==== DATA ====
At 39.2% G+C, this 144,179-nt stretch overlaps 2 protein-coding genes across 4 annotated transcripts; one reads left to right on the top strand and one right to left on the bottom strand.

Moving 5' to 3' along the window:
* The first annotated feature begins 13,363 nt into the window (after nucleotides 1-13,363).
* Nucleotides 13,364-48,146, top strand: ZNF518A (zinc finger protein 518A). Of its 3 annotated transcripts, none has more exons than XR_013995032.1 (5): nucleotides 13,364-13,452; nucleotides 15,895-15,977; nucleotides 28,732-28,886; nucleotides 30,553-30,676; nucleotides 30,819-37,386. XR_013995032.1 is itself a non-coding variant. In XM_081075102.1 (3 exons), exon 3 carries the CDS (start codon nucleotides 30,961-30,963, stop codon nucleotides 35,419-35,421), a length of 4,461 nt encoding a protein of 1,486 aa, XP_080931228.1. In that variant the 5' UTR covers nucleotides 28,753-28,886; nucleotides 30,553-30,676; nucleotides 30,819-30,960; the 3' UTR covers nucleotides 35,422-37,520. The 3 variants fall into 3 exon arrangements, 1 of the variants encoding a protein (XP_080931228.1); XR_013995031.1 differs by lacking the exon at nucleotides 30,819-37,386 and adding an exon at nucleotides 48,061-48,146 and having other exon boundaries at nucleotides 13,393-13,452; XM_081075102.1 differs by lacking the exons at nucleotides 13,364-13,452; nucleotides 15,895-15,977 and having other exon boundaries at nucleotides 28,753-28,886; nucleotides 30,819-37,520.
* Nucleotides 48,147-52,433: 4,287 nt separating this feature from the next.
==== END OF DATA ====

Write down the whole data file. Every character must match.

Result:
At 39.2% G+C, this 144,179-nt stretch overlaps 2 protein-coding genes across 4 annotated transcripts; one reads left to right on the top strand and one right to left on the bottom strand.

Moving 5' to 3' along the window:
* The first annotated feature begins 13,363 nt into the window (after nucleotides 1-13,363).
* Nucleotides 13,364-48,146, top strand: ZNF518A (zinc finger protein 518A). Of its 3 annotated transcripts, none has more exons than XR_013995032.1 (5): nucleotides 13,364-13,452; nucleotides 15,895-15,977; nucleotides 28,732-28,886; nucleotides 30,553-30,676; nucleotides 30,819-37,386. XR_013995032.1 is itself a non-coding variant. In XM_081075102.1 (3 exons), exon 3 carries the CDS (start codon nucleotides 30,961-30,963, stop codon nucleotides 35,419-35,421), a length of 4,461 nt encoding a protein of 1,486 aa, XP_080931228.1. In that variant the 5' UTR covers nucleotides 28,753-28,886; nucleotides 30,553-30,676; nucleotides 30,819-30,960; the 3' UTR covers nucleotides 35,422-37,520. The 3 variants fall into 3 exon arrangements, 1 of the variants encoding a protein (XP_080931228.1); XR_013995031.1 differs by lacking the exon at nucleotides 30,819-37,386 and adding an exon at nucleotides 48,061-48,146 and having other exon boundaries at nucleotides 13,393-13,452; XM_081075102.1 differs by lacking the exons at nucleotides 13,364-13,452; nucleotides 15,895-15,977 and having other exon boundaries at nucleotides 28,753-28,886; nucleotides 30,819-37,520.
* Nucleotides 48,147-52,433: 4,287 nt separating this feature from the next.